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Central and North Burnett Times - - VOICE OF THE BURNETT -

A LO­CAL psy­chol­o­gist is un­der­tak­ing re­search through Charles Sturt Univer­sity into the psy­cho­log­i­cal se­que­lae of pet and live­stock loss fol­low­ing the 2013Wide Bay and Bur­nett floods. On that fate­ful Aus­tralia Day week­end, ex-trop­i­cal cy­clone Oswald made its way down the Queens­land coast, re­sult­ing in hu­man ca­su­al­ties, an­i­mals’ in­juries and death and ex­ten­sive en­vi­ron­men­tal and prop­erty de­struc­tion.

While many ar­eas in Queens­land were af­fected by the floods, the Wide Bay and Bur­nett re­gions were among the hard­est hit hav­ing re­ceived a se­ries of tor­na­dos and flash flood­ing.

The bulk of re­search on nat­u­ral dis­as­ters has fo­cused on hu­man as­pects of loss (emo­tional and fi­nan­cial), scant at­ten­tion has been given to the psy­cho­log­i­cal im­pact that some per­sons may in­cur as a re­sult of pet loss or death. Pet own­er­ship has also been as­so­ci­ated with emer­gency man­age­ment evac­u­a­tion fail­ures. Even less schol­arly at­ten­tion has been paid to the plight of farm­ers’ peri and post nat­u­ral dis­as­ters, and the po­ten­tial link­ages be­tween their men­tal health sta­tus and the liv­ing sta­tus of their an­i­mals.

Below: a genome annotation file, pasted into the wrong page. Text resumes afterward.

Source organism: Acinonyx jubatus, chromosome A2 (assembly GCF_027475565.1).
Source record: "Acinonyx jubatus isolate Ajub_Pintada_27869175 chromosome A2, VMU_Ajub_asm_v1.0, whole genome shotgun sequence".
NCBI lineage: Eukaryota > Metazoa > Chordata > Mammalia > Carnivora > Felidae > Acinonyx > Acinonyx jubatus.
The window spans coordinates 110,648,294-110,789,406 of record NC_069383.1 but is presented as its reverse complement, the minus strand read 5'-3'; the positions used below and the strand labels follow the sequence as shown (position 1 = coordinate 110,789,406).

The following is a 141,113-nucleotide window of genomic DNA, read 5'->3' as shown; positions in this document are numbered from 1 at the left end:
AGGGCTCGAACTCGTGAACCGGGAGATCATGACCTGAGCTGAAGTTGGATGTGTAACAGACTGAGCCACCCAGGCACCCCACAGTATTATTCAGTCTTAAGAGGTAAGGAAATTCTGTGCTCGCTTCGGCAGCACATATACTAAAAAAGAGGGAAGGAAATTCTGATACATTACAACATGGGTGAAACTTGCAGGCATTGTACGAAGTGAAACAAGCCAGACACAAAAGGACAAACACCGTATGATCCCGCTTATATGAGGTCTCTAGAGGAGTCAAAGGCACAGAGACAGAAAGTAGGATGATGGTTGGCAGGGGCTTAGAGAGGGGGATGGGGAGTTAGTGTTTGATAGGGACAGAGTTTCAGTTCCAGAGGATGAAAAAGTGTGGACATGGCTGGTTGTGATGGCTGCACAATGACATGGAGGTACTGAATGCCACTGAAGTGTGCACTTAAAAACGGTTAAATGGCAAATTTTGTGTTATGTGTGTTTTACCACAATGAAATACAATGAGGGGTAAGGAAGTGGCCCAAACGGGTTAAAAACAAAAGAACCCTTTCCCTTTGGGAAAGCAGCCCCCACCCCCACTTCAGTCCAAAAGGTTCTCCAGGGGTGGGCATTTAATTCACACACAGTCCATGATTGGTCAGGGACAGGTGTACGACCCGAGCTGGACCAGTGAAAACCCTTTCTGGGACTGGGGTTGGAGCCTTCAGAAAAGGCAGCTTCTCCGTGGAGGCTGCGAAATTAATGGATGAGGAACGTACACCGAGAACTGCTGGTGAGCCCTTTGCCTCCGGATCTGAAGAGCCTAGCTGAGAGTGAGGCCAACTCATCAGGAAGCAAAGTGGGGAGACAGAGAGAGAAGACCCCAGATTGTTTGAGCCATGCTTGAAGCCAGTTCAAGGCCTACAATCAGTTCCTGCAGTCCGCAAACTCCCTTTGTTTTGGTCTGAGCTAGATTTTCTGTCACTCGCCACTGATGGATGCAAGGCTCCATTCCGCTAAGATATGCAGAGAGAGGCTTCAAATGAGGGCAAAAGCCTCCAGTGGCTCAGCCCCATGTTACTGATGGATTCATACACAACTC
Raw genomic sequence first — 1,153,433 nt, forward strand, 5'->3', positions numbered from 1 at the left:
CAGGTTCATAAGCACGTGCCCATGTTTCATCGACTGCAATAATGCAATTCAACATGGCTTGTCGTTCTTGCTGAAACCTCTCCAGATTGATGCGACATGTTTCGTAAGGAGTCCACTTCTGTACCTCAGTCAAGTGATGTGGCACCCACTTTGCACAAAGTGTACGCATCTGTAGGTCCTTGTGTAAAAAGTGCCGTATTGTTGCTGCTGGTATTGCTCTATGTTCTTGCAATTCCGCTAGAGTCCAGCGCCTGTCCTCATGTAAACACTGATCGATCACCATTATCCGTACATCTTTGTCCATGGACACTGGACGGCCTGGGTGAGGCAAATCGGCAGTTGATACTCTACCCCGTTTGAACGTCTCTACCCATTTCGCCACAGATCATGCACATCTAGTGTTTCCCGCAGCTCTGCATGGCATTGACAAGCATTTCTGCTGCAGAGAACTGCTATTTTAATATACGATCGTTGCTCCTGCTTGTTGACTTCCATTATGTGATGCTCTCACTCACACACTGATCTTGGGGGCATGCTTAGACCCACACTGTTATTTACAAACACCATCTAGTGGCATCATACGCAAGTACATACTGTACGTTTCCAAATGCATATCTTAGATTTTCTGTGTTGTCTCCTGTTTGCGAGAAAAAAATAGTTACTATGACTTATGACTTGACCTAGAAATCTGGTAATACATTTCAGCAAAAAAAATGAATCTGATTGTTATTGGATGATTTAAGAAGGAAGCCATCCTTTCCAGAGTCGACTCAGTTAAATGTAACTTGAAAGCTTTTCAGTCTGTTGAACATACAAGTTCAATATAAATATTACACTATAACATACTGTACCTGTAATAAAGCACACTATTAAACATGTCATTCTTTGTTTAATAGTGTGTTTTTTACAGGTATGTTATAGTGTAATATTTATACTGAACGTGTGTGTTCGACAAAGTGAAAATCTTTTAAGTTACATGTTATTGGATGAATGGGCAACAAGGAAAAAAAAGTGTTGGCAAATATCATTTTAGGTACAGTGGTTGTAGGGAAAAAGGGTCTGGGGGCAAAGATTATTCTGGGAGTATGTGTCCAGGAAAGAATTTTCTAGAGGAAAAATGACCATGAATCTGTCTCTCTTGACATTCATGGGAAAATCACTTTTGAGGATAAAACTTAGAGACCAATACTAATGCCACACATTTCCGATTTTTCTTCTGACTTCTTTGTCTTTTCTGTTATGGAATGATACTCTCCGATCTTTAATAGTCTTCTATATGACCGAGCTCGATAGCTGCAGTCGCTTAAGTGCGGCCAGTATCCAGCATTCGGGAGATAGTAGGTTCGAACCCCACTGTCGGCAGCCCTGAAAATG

Tra­di­tion­ally, farm­ers have been viewed as hav­ing ‘business-like’ re­la­tion­ships with their an­i­mals due to pro­cure­ment and mass.

How­ever, such emo­tional am­biva­lence is at odds with farm­ing legacy, es­pous­ing high-level pas­toral care, which is cen­tral to farmer’s iden­tity and cul­ture. Anec­do­tally, the psy­cho­log­i­cal ef­fects of an­i­mal loss in­curred by farm­ers maybe sub­stan­tial as they face on­go­ing in­clement weather chal­lenges from drought to del­uge ex­tremes, along with re­source short­ages.

To par­tic­i­pate in the on­line survey visit: www.sur­vey­mon­key.com/s/Jan2013Floods.

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